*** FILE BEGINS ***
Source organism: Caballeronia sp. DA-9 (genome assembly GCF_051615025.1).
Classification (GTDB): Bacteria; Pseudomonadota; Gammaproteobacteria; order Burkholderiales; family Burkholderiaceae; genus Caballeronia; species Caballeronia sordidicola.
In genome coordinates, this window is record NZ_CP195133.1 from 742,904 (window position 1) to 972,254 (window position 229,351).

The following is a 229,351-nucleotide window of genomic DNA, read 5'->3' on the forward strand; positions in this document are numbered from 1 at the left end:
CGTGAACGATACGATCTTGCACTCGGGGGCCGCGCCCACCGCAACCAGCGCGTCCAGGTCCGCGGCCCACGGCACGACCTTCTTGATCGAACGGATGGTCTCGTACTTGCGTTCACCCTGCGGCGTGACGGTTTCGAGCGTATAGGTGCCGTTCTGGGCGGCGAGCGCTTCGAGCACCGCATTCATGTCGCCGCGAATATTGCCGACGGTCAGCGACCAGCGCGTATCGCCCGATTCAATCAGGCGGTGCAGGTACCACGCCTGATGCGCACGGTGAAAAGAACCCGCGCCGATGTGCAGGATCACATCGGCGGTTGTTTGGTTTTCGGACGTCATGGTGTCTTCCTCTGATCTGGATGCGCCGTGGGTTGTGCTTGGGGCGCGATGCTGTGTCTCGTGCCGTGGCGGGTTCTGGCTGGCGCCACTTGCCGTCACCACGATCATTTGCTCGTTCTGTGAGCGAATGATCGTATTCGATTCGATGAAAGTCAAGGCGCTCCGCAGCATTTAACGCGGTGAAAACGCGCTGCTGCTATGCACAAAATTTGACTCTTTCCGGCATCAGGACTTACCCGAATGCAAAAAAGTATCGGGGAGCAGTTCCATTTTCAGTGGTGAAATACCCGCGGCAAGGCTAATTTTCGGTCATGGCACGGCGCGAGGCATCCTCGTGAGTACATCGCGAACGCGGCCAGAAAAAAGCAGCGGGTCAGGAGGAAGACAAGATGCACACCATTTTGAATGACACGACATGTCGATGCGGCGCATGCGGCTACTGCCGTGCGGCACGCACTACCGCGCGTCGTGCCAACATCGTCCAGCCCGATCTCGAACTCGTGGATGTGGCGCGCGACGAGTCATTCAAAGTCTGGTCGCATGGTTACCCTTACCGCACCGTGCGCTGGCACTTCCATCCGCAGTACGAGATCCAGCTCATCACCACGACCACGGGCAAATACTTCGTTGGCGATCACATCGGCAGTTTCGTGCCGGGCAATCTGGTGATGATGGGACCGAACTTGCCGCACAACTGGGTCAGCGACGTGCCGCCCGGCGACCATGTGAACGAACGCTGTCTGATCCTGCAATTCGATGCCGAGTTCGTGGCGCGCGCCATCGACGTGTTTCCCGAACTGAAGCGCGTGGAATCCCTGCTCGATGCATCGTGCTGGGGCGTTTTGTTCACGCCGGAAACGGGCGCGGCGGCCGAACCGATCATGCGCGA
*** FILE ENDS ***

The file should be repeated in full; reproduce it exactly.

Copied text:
Source organism: Caballeronia sp. DA-9 (genome assembly GCF_051615025.1).
Classification (GTDB): Bacteria; Pseudomonadota; Gammaproteobacteria; order Burkholderiales; family Burkholderiaceae; genus Caballeronia; species Caballeronia sordidicola.
In genome coordinates, this window is record NZ_CP195133.1 from 742,904 (window position 1) to 972,254 (window position 229,351).

The following is a 229,351-nucleotide window of genomic DNA, read 5'->3' on the forward strand; positions in this document are numbered from 1 at the left end:
CGTGAACGATACGATCTTGCACTCGGGGGCCGCGCCCACCGCAACCAGCGCGTCCAGGTCCGCGGCCCACGGCACGACCTTCTTGATCGAACGGATGGTCTCGTACTTGCGTTCACCCTGCGGCGTGACGGTTTCGAGCGTATAGGTGCCGTTCTGGGCGGCGAGCGCTTCGAGCACCGCATTCATGTCGCCGCGAATATTGCCGACGGTCAGCGACCAGCGCGTATCGCCCGATTCAATCAGGCGGTGCAGGTACCACGCCTGATGCGCACGGTGAAAAGAACCCGCGCCGATGTGCAGGATCACATCGGCGGTTGTTTGGTTTTCGGACGTCATGGTGTCTTCCTCTGATCTGGATGCGCCGTGGGTTGTGCTTGGGGCGCGATGCTGTGTCTCGTGCCGTGGCGGGTTCTGGCTGGCGCCACTTGCCGTCACCACGATCATTTGCTCGTTCTGTGAGCGAATGATCGTATTCGATTCGATGAAAGTCAAGGCGCTCCGCAGCATTTAACGCGGTGAAAACGCGCTGCTGCTATGCACAAAATTTGACTCTTTCCGGCATCAGGACTTACCCGAATGCAAAAAAGTATCGGGGAGCAGTTCCATTTTCAGTGGTGAAATACCCGCGGCAAGGCTAATTTTCGGTCATGGCACGGCGCGAGGCATCCTCGTGAGTACATCGCGAACGCGGCCAGAAAAAAGCAGCGGGTCAGGAGGAAGACAAGATGCACACCATTTTGAATGACACGACATGTCGATGCGGCGCATGCGGCTACTGCCGTGCGGCACGCACTACCGCGCGTCGTGCCAACATCGTCCAGCCCGATCTCGAACTCGTGGATGTGGCGCGCGACGAGTCATTCAAAGTCTGGTCGCATGGTTACCCTTACCGCACCGTGCGCTGGCACTTCCATCCGCAGTACGAGATCCAGCTCATCACCACGACCACGGGCAAATACTTCGTTGGCGATCACATCGGCAGTTTCGTGCCGGGCAATCTGGTGATGATGGGACCGAACTTGCCGCACAACTGGGTCAGCGACGTGCCGCCCGGCGACCATGTGAACGAACGCTGTCTGATCCTGCAATTCGATGCCGAGTTCGTGGCGCGCGCCATCGACGTGTTTCCCGAACTGAAGCGCGTGGAATCCCTGCTCGATGCATCGTGCTGGGGCGTTTTGTTCACGCCGGAAACGGGCGCGGCGGCCGAACCGATCATGCGCGA